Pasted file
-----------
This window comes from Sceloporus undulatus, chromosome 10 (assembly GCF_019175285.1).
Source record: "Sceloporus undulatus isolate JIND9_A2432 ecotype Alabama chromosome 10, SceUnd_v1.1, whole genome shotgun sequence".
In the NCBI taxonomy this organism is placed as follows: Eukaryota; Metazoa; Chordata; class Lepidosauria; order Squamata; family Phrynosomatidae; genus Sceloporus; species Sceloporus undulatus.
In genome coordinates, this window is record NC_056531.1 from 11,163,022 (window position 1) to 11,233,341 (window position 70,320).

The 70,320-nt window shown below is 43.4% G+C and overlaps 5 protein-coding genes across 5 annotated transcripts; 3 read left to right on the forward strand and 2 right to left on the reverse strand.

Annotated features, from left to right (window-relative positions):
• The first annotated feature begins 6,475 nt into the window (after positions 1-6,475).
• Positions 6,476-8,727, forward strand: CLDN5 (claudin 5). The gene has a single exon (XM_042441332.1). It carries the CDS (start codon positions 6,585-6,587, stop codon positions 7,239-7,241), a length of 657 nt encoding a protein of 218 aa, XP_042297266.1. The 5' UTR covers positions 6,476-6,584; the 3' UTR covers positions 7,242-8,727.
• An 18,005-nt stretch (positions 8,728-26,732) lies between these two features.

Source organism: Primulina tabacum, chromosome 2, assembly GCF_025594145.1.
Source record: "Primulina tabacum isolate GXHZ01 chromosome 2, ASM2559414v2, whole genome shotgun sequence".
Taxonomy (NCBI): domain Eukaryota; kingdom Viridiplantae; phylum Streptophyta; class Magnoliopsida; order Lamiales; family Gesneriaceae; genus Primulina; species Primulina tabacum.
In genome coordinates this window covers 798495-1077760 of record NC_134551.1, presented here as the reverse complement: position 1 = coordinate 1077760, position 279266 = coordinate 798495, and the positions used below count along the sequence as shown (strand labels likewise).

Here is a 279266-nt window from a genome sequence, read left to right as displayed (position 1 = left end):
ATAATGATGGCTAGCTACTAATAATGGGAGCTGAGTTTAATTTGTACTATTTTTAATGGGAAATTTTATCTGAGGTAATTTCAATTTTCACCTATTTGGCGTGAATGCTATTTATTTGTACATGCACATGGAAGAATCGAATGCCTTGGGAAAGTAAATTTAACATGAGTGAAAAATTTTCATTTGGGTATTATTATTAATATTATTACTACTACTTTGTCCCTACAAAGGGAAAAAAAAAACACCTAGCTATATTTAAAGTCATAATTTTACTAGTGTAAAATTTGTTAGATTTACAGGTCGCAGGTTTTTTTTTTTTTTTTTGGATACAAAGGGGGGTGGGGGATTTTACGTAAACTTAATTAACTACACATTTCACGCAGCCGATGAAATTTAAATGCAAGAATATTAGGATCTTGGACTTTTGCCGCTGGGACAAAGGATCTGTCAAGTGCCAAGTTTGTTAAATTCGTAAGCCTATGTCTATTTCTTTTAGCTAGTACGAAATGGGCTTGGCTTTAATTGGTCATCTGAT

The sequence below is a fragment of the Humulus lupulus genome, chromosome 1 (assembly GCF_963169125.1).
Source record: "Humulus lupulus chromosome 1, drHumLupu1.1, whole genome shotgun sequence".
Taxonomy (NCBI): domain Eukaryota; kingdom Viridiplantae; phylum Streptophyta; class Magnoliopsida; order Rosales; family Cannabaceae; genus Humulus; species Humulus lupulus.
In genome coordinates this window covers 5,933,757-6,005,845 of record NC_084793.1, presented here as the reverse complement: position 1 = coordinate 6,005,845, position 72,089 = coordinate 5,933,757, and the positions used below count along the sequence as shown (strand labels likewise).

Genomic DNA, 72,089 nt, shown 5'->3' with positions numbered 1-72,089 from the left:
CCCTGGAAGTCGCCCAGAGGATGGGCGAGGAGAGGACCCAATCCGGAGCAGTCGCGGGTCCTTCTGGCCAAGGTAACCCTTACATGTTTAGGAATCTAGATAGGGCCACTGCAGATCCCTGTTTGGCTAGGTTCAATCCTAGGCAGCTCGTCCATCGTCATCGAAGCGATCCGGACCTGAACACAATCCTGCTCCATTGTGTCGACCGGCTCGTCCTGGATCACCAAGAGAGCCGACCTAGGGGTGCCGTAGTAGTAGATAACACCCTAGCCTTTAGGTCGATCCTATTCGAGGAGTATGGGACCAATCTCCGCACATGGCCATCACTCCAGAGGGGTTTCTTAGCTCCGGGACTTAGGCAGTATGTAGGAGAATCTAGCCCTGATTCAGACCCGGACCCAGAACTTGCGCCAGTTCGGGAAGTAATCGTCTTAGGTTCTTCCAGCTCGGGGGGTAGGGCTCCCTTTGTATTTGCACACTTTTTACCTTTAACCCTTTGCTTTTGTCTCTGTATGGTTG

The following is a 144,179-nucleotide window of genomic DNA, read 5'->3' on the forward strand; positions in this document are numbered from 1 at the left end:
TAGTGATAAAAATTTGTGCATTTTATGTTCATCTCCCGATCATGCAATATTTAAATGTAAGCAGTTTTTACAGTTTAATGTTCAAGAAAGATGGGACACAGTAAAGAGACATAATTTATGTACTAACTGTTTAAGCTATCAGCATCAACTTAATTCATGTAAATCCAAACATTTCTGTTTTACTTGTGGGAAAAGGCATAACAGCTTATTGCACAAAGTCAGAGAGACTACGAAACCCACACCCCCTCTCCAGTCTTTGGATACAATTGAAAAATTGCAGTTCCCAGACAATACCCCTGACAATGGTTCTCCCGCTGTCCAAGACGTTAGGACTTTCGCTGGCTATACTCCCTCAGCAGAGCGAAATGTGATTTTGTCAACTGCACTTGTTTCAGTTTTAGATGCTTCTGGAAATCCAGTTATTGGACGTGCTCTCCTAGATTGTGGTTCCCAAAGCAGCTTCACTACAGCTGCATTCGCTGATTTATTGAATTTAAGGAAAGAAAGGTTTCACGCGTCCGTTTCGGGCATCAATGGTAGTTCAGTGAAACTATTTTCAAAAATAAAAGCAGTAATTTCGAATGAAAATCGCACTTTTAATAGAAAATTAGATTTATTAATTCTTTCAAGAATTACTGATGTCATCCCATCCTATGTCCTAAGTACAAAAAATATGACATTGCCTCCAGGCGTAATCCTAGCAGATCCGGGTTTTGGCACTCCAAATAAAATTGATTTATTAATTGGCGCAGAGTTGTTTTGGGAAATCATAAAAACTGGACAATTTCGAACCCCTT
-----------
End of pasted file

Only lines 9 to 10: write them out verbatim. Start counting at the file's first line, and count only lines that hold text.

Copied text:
• An 18,005-nt stretch (positions 8,728-26,732) lies between these two features.

Source organism: Primulina tabacum, chromosome 2, assembly GCF_025594145.1.